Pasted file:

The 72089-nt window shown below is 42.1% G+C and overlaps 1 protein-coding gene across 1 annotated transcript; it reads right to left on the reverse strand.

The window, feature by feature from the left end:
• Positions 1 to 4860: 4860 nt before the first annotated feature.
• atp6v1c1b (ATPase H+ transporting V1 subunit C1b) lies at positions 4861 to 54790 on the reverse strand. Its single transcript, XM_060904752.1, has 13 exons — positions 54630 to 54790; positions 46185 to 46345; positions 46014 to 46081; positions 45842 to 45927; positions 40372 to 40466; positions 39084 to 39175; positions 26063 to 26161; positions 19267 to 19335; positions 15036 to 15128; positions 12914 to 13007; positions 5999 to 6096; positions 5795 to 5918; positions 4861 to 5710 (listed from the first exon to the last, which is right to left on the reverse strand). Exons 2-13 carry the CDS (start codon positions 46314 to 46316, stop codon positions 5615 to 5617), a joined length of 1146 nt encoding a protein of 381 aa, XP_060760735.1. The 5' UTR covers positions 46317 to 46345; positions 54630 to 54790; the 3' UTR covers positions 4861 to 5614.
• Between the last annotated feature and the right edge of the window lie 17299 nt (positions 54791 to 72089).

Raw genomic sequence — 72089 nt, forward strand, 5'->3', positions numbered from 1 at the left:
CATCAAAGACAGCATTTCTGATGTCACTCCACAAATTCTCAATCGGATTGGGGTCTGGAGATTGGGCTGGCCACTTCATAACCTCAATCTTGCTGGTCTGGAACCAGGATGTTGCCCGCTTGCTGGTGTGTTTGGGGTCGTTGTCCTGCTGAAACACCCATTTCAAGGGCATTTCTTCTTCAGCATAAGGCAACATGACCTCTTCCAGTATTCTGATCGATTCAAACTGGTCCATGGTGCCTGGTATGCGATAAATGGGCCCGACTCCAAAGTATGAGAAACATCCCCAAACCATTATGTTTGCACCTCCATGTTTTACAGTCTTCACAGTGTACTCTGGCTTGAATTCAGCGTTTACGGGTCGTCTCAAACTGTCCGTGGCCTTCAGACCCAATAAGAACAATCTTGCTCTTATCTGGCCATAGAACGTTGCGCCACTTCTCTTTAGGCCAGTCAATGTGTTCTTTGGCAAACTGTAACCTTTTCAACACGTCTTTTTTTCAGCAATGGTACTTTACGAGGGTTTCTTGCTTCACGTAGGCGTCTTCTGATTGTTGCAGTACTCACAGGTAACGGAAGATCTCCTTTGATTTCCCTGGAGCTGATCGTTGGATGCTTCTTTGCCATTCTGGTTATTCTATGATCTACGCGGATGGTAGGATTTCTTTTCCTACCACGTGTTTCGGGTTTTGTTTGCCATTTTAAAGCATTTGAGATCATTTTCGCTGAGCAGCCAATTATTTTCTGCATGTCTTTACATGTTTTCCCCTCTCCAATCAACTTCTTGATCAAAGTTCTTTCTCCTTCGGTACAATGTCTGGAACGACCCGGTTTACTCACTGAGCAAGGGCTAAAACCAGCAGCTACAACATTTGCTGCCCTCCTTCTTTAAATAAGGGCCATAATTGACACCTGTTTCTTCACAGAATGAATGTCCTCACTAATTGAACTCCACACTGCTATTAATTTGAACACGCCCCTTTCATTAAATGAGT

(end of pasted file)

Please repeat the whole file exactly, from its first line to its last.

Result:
The 72089-nt window shown below is 42.1% G+C and overlaps 1 protein-coding gene across 1 annotated transcript; it reads right to left on the reverse strand.

The window, feature by feature from the left end:
• Positions 1 to 4860: 4860 nt before the first annotated feature.
• atp6v1c1b (ATPase H+ transporting V1 subunit C1b) lies at positions 4861 to 54790 on the reverse strand. Its single transcript, XM_060904752.1, has 13 exons — positions 54630 to 54790; positions 46185 to 46345; positions 46014 to 46081; positions 45842 to 45927; positions 40372 to 40466; positions 39084 to 39175; positions 26063 to 26161; positions 19267 to 19335; positions 15036 to 15128; positions 12914 to 13007; positions 5999 to 6096; positions 5795 to 5918; positions 4861 to 5710 (listed from the first exon to the last, which is right to left on the reverse strand). Exons 2-13 carry the CDS (start codon positions 46314 to 46316, stop codon positions 5615 to 5617), a joined length of 1146 nt encoding a protein of 381 aa, XP_060760735.1. The 5' UTR covers positions 46317 to 46345; positions 54630 to 54790; the 3' UTR covers positions 4861 to 5614.
• Between the last annotated feature and the right edge of the window lie 17299 nt (positions 54791 to 72089).

Raw genomic sequence — 72089 nt, forward strand, 5'->3', positions numbered from 1 at the left:
CATCAAAGACAGCATTTCTGATGTCACTCCACAAATTCTCAATCGGATTGGGGTCTGGAGATTGGGCTGGCCACTTCATAACCTCAATCTTGCTGGTCTGGAACCAGGATGTTGCCCGCTTGCTGGTGTGTTTGGGGTCGTTGTCCTGCTGAAACACCCATTTCAAGGGCATTTCTTCTTCAGCATAAGGCAACATGACCTCTTCCAGTATTCTGATCGATTCAAACTGGTCCATGGTGCCTGGTATGCGATAAATGGGCCCGACTCCAAAGTATGAGAAACATCCCCAAACCATTATGTTTGCACCTCCATGTTTTACAGTCTTCACAGTGTACTCTGGCTTGAATTCAGCGTTTACGGGTCGTCTCAAACTGTCCGTGGCCTTCAGACCCAATAAGAACAATCTTGCTCTTATCTGGCCATAGAACGTTGCGCCACTTCTCTTTAGGCCAGTCAATGTGTTCTTTGGCAAACTGTAACCTTTTCAACACGTCTTTTTTTCAGCAATGGTACTTTACGAGGGTTTCTTGCTTCACGTAGGCGTCTTCTGATTGTTGCAGTACTCACAGGTAACGGAAGATCTCCTTTGATTTCCCTGGAGCTGATCGTTGGATGCTTCTTTGCCATTCTGGTTATTCTATGATCTACGCGGATGGTAGGATTTCTTTTCCTACCACGTGTTTCGGGTTTTGTTTGCCATTTTAAAGCATTTGAGATCATTTTCGCTGAGCAGCCAATTATTTTCTGCATGTCTTTACATGTTTTCCCCTCTCCAATCAACTTCTTGATCAAAGTTCTTTCTCCTTCGGTACAATGTCTGGAACGACCCGGTTTACTCACTGAGCAAGGGCTAAAACCAGCAGCTACAACATTTGCTGCCCTCCTTCTTTAAATAAGGGCCATAATTGACACCTGTTTCTTCACAGAATGAATGTCCTCACTAATTGAACTCCACACTGCTATTAATTTGAACACGCCCCTTTCATTAAATGAGT